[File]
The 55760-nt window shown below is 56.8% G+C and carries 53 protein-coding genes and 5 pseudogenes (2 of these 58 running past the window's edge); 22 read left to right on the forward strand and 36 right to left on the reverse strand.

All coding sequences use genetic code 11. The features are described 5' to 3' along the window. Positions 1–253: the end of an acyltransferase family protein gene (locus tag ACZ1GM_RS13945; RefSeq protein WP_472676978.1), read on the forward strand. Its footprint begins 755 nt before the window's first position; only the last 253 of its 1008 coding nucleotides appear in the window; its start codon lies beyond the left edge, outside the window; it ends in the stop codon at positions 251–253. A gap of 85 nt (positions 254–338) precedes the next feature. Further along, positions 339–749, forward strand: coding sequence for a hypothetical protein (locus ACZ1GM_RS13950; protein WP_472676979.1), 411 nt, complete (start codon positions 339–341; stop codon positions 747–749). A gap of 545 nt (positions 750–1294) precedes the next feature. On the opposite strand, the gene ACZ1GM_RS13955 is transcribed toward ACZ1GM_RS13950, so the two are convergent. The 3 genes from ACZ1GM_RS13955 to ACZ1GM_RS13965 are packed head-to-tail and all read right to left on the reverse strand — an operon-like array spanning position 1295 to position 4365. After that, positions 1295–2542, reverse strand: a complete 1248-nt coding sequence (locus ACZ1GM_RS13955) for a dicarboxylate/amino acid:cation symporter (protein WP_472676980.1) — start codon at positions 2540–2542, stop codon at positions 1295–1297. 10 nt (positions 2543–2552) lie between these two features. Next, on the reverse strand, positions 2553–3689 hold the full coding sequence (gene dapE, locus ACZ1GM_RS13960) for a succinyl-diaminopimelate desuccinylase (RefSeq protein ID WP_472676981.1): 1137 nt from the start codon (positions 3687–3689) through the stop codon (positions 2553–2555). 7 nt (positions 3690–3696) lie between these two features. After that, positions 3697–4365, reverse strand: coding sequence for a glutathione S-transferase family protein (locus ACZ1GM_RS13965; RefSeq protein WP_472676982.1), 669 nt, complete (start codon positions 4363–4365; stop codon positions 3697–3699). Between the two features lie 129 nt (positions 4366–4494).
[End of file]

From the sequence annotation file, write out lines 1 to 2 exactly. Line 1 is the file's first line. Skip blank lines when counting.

The 55760-nt window shown below is 56.8% G+C and carries 53 protein-coding genes and 5 pseudogenes (2 of these 58 running past the window's edge); 22 read left to right on the forward strand and 36 right to left on the reverse strand.

All coding sequences use genetic code 11. The features are described 5' to 3' along the window. Positions 1–253: the end of an acyltransferase family protein gene (locus tag ACZ1GM_RS13945; RefSeq protein WP_472676978.1), read on the forward strand. Its footprint begins 755 nt before the window's first position; only the last 253 of its 1008 coding nucleotides appear in the window; its start codon lies beyond the left edge, outside the window; it ends in the stop codon at positions 251–253. A gap of 85 nt (positions 254–338) precedes the next feature. Further along, positions 339–749, forward strand: coding sequence for a hypothetical protein (locus ACZ1GM_RS13950; protein WP_472676979.1), 411 nt, complete (start codon positions 339–341; stop codon positions 747–749). A gap of 545 nt (positions 750–1294) precedes the next feature. On the opposite strand, the gene ACZ1GM_RS13955 is transcribed toward ACZ1GM_RS13950, so the two are convergent. The 3 genes from ACZ1GM_RS13955 to ACZ1GM_RS13965 are packed head-to-tail and all read right to left on the reverse strand — an operon-like array spanning position 1295 to position 4365. After that, positions 1295–2542, reverse strand: a complete 1248-nt coding sequence (locus ACZ1GM_RS13955) for a dicarboxylate/amino acid:cation symporter (protein WP_472676980.1) — start codon at positions 2540–2542, stop codon at positions 1295–1297. 10 nt (positions 2543–2552) lie between these two features. Next, on the reverse strand, positions 2553–3689 hold the full coding sequence (gene dapE, locus ACZ1GM_RS13960) for a succinyl-diaminopimelate desuccinylase (RefSeq protein ID WP_472676981.1): 1137 nt from the start codon (positions 3687–3689) through the stop codon (positions 2553–2555). 7 nt (positions 3690–3696) lie between these two features. After that, positions 3697–4365, reverse strand: coding sequence for a glutathione S-transferase family protein (locus ACZ1GM_RS13965; RefSeq protein WP_472676982.1), 669 nt, complete (start codon positions 4363–4365; stop codon positions 3697–3699). Between the two features lie 129 nt (positions 4366–4494).